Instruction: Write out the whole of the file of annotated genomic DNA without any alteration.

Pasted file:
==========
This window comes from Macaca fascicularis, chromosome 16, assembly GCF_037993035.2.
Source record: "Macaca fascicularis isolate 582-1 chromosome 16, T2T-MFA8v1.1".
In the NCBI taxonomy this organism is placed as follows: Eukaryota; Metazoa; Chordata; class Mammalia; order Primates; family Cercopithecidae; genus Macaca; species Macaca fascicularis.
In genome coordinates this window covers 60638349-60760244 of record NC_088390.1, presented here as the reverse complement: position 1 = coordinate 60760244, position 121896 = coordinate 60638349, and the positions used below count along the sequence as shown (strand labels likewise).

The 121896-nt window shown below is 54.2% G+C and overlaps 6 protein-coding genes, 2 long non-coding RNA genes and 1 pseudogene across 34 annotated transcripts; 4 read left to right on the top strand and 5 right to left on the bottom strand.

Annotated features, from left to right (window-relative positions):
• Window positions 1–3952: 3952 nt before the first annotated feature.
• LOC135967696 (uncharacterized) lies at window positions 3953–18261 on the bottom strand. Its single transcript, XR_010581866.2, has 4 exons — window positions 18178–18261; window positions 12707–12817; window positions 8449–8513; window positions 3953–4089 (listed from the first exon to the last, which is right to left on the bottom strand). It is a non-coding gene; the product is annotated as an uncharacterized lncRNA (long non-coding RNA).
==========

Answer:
This window comes from Macaca fascicularis, chromosome 16, assembly GCF_037993035.2.
Source record: "Macaca fascicularis isolate 582-1 chromosome 16, T2T-MFA8v1.1".
In the NCBI taxonomy this organism is placed as follows: Eukaryota; Metazoa; Chordata; class Mammalia; order Primates; family Cercopithecidae; genus Macaca; species Macaca fascicularis.
In genome coordinates this window covers 60638349-60760244 of record NC_088390.1, presented here as the reverse complement: position 1 = coordinate 60760244, position 121896 = coordinate 60638349, and the positions used below count along the sequence as shown (strand labels likewise).

The 121896-nt window shown below is 54.2% G+C and overlaps 6 protein-coding genes, 2 long non-coding RNA genes and 1 pseudogene across 34 annotated transcripts; 4 read left to right on the top strand and 5 right to left on the bottom strand.

Annotated features, from left to right (window-relative positions):
• Window positions 1–3952: 3952 nt before the first annotated feature.
• LOC135967696 (uncharacterized) lies at window positions 3953–18261 on the bottom strand. Its single transcript, XR_010581866.2, has 4 exons — window positions 18178–18261; window positions 12707–12817; window positions 8449–8513; window positions 3953–4089 (listed from the first exon to the last, which is right to left on the bottom strand). It is a non-coding gene; the product is annotated as an uncharacterized lncRNA (long non-coding RNA).